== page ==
Exploiting the p53 pathway for the diagnosis and therapy of human cancer.
ABSTRACT After 26 years of research and the publication of 38,000 papers, our knowledge of the p53 human tumor suppressor protein is impressive. Over half of all human cancers have mutations in the p53 gene, and the p53 pathway in animal models dramatically regulates the cellular response to ionizing radiation and chemotherapeutic drugs. The ability to translate this knowledge to patient benefit is, however, still in its infancy. The many approaches to determining the status of the p53 pathway in human tumor biopsy samples and the attempts to develop p53-selective therapies are described. A great deal of our knowledge of the p53 system remains incomplete, and the issue of how to best conduct translational research in cancer is debated using the difficulties around the p53 system as an example. The need for a more unified and coordinated approach to critical technological developments and clinical trial protocols is discussed.
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ABSTRACT: Cancer cell killing might be achieved by the combined use of available drugs. Statins are major anti-hypercholesterolemia drugs, which also trigger apoptosis of many cancer cell types, while docetaxel is a potent microtubule-stabilising agent. Here, we looked at the combined effects of lovastatin and docetaxel in cancer cells. Whole transcriptome microarrays in HGT-1 gastric cancer cells demonstrated that lovastatin strongly suppressed expression of genes involved in cell division, while docetaxel had very little transcriptional effects. Both drugs triggered apoptosis, and their combination was more than additive. A marked rise in the cell-cycle inhibitor p21, together with reduction of aurora kinases A and B, cyclins B1 and D1 proteins was induced by lovastatin alone or in combination with docetaxel. The drug treatments induced the proteolytic cleavage of procaspase-3, a drop of the anti-apoptotic Mcl-1 protein, Poly-ADP-Ribose Polymerase and Bax. Strikingly, docetaxel-resistant HGT-1 cell derivatives overexpressing the MDR-1 gene were much more sensitive to lovastatin than docetaxel-sensitive cells. These results suggest that the association of lovastatin and docetaxel, or lovastatin alone, shows promise as plausible anticancer strategies, either as a direct therapeutic approach or following acquired P-glycoprotein-dependent resistance.British Journal of Cancer 02/2012; 106(4):685-92. DOI:10.1038/bjc.2012.6 · 4.82 Impact Factor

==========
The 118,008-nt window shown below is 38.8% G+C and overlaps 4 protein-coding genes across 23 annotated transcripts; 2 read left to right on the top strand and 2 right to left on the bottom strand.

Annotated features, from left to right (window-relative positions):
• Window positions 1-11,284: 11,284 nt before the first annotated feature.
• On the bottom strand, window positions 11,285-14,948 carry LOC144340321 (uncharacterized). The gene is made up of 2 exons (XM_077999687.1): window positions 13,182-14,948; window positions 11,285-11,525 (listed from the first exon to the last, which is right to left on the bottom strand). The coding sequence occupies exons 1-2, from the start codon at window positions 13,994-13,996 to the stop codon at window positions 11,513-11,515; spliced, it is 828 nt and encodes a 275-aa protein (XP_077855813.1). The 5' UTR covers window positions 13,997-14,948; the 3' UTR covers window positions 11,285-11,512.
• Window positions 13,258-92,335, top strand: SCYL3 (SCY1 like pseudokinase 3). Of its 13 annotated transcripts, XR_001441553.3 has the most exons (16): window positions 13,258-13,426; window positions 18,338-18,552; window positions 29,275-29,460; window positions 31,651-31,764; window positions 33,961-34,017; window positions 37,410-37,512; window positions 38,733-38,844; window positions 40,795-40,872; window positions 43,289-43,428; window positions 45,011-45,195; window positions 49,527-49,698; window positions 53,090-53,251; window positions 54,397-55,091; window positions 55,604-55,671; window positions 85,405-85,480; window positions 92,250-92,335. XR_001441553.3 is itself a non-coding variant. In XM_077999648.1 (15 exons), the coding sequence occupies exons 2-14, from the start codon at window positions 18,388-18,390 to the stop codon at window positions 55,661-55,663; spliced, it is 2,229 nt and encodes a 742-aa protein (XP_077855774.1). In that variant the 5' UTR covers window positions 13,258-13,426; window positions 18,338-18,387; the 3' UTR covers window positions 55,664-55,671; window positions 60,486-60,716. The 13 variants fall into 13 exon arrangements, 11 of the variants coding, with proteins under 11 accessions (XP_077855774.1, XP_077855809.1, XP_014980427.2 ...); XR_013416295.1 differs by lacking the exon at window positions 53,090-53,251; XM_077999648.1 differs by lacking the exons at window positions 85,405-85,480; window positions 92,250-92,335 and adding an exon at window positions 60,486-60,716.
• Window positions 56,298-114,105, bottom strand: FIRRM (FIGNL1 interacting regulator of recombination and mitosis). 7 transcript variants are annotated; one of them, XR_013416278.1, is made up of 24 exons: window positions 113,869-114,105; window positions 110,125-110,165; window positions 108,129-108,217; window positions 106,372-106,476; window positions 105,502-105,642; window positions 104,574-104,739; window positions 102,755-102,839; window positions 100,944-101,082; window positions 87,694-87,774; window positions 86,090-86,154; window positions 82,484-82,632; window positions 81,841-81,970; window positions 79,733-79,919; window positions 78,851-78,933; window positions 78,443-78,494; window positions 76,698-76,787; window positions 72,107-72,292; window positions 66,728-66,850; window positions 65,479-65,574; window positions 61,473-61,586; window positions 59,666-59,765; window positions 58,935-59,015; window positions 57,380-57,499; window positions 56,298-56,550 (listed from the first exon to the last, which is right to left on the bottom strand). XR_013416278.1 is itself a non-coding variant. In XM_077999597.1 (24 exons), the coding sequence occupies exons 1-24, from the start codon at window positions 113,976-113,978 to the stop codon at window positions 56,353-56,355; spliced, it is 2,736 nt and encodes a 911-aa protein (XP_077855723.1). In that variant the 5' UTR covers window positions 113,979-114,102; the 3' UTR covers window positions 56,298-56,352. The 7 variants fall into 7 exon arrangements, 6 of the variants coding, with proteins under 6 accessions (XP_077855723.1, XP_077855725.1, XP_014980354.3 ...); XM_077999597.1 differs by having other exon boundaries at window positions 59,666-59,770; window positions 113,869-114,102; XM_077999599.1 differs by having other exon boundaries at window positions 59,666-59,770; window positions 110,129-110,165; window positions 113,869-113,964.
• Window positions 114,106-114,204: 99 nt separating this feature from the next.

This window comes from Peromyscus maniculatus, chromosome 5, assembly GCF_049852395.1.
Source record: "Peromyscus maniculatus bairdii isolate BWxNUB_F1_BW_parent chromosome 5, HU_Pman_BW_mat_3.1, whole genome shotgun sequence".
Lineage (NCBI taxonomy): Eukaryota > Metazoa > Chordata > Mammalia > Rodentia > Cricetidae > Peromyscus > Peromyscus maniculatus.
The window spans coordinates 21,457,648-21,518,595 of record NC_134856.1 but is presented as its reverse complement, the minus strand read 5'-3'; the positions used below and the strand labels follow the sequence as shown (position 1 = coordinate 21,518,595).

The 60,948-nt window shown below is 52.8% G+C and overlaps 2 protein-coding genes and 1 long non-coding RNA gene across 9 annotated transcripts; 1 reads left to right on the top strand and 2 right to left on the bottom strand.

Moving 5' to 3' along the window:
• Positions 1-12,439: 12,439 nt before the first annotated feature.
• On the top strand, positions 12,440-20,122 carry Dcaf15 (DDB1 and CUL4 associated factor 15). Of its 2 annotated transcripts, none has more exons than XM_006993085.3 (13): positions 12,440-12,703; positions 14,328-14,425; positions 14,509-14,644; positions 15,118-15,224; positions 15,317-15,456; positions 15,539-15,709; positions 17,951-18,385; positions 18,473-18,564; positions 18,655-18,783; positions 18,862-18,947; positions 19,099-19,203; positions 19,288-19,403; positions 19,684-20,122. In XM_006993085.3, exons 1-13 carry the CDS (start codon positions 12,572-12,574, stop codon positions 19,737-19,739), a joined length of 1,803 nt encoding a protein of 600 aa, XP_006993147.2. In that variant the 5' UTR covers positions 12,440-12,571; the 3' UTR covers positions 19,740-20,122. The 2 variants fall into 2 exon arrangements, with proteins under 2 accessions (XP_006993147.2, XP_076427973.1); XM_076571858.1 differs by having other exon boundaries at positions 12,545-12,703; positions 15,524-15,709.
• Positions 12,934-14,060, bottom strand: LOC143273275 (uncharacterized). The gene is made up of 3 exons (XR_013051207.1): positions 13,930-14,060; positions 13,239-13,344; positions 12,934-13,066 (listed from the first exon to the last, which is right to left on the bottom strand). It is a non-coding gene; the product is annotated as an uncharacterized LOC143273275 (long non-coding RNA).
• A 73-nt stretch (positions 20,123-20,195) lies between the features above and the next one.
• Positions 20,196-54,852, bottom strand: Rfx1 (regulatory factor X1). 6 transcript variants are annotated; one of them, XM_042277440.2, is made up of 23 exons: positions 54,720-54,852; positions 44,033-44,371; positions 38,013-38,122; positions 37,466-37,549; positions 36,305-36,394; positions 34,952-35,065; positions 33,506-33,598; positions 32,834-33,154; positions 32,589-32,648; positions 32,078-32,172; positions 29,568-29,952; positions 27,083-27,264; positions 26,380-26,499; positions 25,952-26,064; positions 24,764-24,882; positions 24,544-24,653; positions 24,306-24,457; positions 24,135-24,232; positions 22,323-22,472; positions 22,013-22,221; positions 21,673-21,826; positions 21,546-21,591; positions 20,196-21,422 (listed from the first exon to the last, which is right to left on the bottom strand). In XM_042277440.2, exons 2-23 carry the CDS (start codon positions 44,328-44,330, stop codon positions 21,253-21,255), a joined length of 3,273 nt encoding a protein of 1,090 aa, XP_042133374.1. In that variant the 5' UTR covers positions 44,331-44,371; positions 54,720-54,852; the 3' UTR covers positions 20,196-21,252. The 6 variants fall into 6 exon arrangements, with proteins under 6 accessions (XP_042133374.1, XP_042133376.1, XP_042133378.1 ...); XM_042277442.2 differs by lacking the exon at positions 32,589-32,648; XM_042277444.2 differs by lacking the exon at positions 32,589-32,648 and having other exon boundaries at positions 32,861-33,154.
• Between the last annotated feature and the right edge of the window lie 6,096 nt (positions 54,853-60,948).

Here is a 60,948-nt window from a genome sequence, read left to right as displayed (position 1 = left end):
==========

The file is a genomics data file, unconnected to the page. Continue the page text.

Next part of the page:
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ABSTRACT: The p53 tumor suppressor pathway is central both in reducing cancer frequency in vertebrates and in mediating the response of commonly used cancer therapies. This article aims to summarize and discuss a large body of evidence suggesting that the p53 pathway harbors functional inherited single-nucleotide polymorphisms (SNPs) that affect p53 signaling in cells, resulting in differences in cancer risk and clinical outcome in humans. The insights gained through these studies into how the functional p53 pathway SNPs could help in the tailoring of cancer therapies to the individual are discussed. Moreover, recent work is discussed that suggests that many more functional p53 pathway SNPs are yet to be fully characterized and that a thorough analysis of the functional human genetics of this important tumor suppressor pathway is required.Cold Spring Harbor perspectives in biology 05/2010; 2(5):a001032. DOI:10.1101/cshperspect.a001032 · 8.23 Impact Factor
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ABSTRACT: The tumor suppressor p53 is a transcription factor that responds to cellular stresses by initiating cell cycle arrest or apoptosis. One transcriptional target of p53 is Mdm2, an E3 ubiquitin ligase that interacts with p53 to promote its proteasomal degradation in a negative feedback regulatory loop. Here we show that the wild-type p53-induced phosphatase 1 (Wip1), or PPM1D, downregulates p53 protein levels by stabilizing Mdm2 and facilitating its access to p53. Wip1 interacts with and dephosphorylates Mdm2 at serine 395, a site phosphorylated by the ATM kinase. Dephosphorylated Mdm2 has increased stability and affinity for p53, facilitating p53 ubiquitination and degradation. Thus, Wip1 acts as a gatekeeper in the Mdm2-p53 regulatory loop by stabilizing Mdm2 and promoting Mdm2-mediated proteolysis of p53.Cancer Cell 11/2007; 12(4):342-54. DOI:10.1016/j.ccr.2007.08.033 · 23.89 Impact Factor